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I'm looking for some advice regarding a multilingual MySQL Database Structure which can handle huge amounts of data. We are using the following method at the moment:

Articles  <- Article_translations -> Languages
id           id                      id
date         language_id (fk)        locale
category     article_id  (fk)   

Ok, lets just say we've got like 100.000 Articles and 5 languages...well..you see the problem. The larger the data, the slower the database (just a guess here, but complex JOIN queries which are absolutely necessary probably won't be O(log(n)) but rather something like O(n^2)).

Our current solution is to split the Article_translations into [locale]_article_translations (e.g. en_us_article_translation) in which case we would need to synchronize the structure between those tables easily. Is this an appropriate method to solve this problem or are there better ones? If this is a good solution, is there something out there which could help to monitor changes (only structural, no data synch!) and synchronize those structures?

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2 Answers 2

up vote 0 down vote accepted

Assuming if you tune your query properly

  • Check query execution plan with the large set of data
  • Make sure if you use DB level parameter as "large set" instead of row level
  • See if you make your table denormalized(or vise versa) enough.

I would suggest belows although I am not sure which version of MySQL your are using

  • Partitioing at DB level
  • Fast hard disk in the DB server

I would suggest to use partitioning first and then you might consider to upgrade hard disk.


Partitioning is data spliting provided by database level. Based on your query usage, you can divide data, for example, by language in your case. The good thing to use DB partitioning is that

  • it could be treated by a single table from application side
  • Depends on the data volumn and frequncy, it can be rearranged by DB level. No impact to the apps.

Hard disk quality

Also the hard disk quality is important to handle large set of data. Even if the query is tunned at best, if you deal with lots of data in a single query, you need fast data access. But this is costy.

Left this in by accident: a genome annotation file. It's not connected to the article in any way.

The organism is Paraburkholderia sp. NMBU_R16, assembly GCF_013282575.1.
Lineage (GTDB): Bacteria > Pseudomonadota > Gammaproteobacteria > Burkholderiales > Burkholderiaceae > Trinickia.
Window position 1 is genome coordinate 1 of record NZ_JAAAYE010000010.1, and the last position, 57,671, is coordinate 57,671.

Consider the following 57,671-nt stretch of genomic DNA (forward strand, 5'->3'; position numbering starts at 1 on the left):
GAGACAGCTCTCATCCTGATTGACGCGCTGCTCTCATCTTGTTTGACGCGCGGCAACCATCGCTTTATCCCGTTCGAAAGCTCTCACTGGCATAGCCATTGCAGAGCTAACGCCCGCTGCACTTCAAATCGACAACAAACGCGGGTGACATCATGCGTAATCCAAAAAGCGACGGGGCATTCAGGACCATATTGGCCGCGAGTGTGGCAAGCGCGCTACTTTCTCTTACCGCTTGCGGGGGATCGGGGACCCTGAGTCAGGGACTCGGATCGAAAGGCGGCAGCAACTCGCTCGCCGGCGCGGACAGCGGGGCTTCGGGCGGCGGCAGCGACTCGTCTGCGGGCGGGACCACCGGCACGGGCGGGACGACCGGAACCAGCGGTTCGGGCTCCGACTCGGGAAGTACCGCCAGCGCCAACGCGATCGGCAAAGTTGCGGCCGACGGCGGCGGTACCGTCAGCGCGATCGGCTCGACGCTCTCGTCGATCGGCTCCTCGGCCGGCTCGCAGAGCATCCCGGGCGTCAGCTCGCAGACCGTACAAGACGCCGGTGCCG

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wow, mysql partitioning looks very interesting. I'll give it a closer look! Thank you –  machete Jul 9 '12 at 20:19
yes, this is it. thank you very much! –  machete Jul 9 '12 at 21:13

you are half right, larger data slower database, but if the DB don't have a good design it will be slow even with small data.

I can't tell you what is the best way or the best solution, remember that you need to make multiple things to find the "best solution". I just can recommend you some tools and some tips that could help you.

First, check your index, index types, no only PK and FK, you need also see which type of index do you need, I.E, do you need text index? or hashtree??.

Check also your engine, MyISAM or InnoDB?. You said that you split the table, check this post about split.

Also your query will be faster if you avoid things like '%word%' remember that a bad query will make a huge difference about time of response.

You can use Show create table or Describe select ...... or explain to see what's going on, or use the command benchmark to see the approximate time of a function that you are applying to improve it

Some tools for MySQL I'll recommend you to take a look to this program that will help you with this part of performance.

  • Mysqlslap (it's like benchmark but you can customize more the result).

  • SysBench (test CPUperformance, I/O performance, mutex contention, memory speed, database performance).

  • Mysqltuner (with this you can analize general statistics, Storage engine Statistics, performance metrics).

  • mk-query-profiler (perform analysis of a SQL Statement).

  • mysqldumpslow (good to know witch queries are causing problems).

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Thank you for your answer. We are relying completely on PKs and FKs altough there are some exceptions (like seo-optimization /article/test-article and fulltext-search). I will have a look into those tools which seem to be quite interesting! –  machete Jul 9 '12 at 20:13
Oh and I forgot to mention. Currently it is InnoDB but we are switching to a mysql cluster solution soon –  machete Jul 9 '12 at 20:16

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